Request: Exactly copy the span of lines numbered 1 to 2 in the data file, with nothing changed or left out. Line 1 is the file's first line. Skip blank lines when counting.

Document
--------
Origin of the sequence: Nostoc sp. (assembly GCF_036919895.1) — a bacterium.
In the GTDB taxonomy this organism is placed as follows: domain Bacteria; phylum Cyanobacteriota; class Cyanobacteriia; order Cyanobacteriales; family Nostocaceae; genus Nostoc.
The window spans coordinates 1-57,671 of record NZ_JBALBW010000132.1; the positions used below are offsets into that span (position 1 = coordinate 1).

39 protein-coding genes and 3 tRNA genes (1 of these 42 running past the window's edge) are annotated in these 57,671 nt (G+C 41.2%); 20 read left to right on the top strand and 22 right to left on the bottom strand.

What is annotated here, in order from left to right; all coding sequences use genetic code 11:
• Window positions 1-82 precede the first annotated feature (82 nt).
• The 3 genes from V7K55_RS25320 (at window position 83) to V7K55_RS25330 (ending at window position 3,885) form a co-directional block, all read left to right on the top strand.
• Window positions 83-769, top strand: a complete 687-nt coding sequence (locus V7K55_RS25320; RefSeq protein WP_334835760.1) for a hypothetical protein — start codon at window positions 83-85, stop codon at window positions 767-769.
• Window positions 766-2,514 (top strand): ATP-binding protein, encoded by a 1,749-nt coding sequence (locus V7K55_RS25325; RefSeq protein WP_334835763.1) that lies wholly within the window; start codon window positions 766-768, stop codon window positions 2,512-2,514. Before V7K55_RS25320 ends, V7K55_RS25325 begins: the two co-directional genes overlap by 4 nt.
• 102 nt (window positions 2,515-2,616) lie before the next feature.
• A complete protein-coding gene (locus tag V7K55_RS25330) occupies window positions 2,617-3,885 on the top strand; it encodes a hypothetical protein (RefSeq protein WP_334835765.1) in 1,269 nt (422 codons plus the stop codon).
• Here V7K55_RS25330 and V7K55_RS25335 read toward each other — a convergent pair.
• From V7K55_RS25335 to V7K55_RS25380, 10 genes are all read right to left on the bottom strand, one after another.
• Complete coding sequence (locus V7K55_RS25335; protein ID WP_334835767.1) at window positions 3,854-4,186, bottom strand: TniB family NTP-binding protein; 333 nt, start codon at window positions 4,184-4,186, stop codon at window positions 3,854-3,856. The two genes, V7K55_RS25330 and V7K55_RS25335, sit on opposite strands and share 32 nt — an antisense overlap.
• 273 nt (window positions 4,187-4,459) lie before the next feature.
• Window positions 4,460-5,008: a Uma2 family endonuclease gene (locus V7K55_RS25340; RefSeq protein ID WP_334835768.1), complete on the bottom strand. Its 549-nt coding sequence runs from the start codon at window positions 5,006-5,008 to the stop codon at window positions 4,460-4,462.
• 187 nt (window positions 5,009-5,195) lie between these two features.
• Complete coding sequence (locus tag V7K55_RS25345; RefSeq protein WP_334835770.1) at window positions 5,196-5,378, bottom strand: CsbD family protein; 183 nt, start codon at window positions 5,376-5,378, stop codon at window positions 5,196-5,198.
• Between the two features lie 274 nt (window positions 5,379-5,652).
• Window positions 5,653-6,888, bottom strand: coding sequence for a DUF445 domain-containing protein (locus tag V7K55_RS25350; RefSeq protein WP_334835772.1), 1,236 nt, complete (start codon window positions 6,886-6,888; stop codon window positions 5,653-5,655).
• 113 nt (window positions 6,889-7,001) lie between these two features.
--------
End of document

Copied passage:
Origin of the sequence: Nostoc sp. (assembly GCF_036919895.1) — a bacterium.
In the GTDB taxonomy this organism is placed as follows: domain Bacteria; phylum Cyanobacteriota; class Cyanobacteriia; order Cyanobacteriales; family Nostocaceae; genus Nostoc.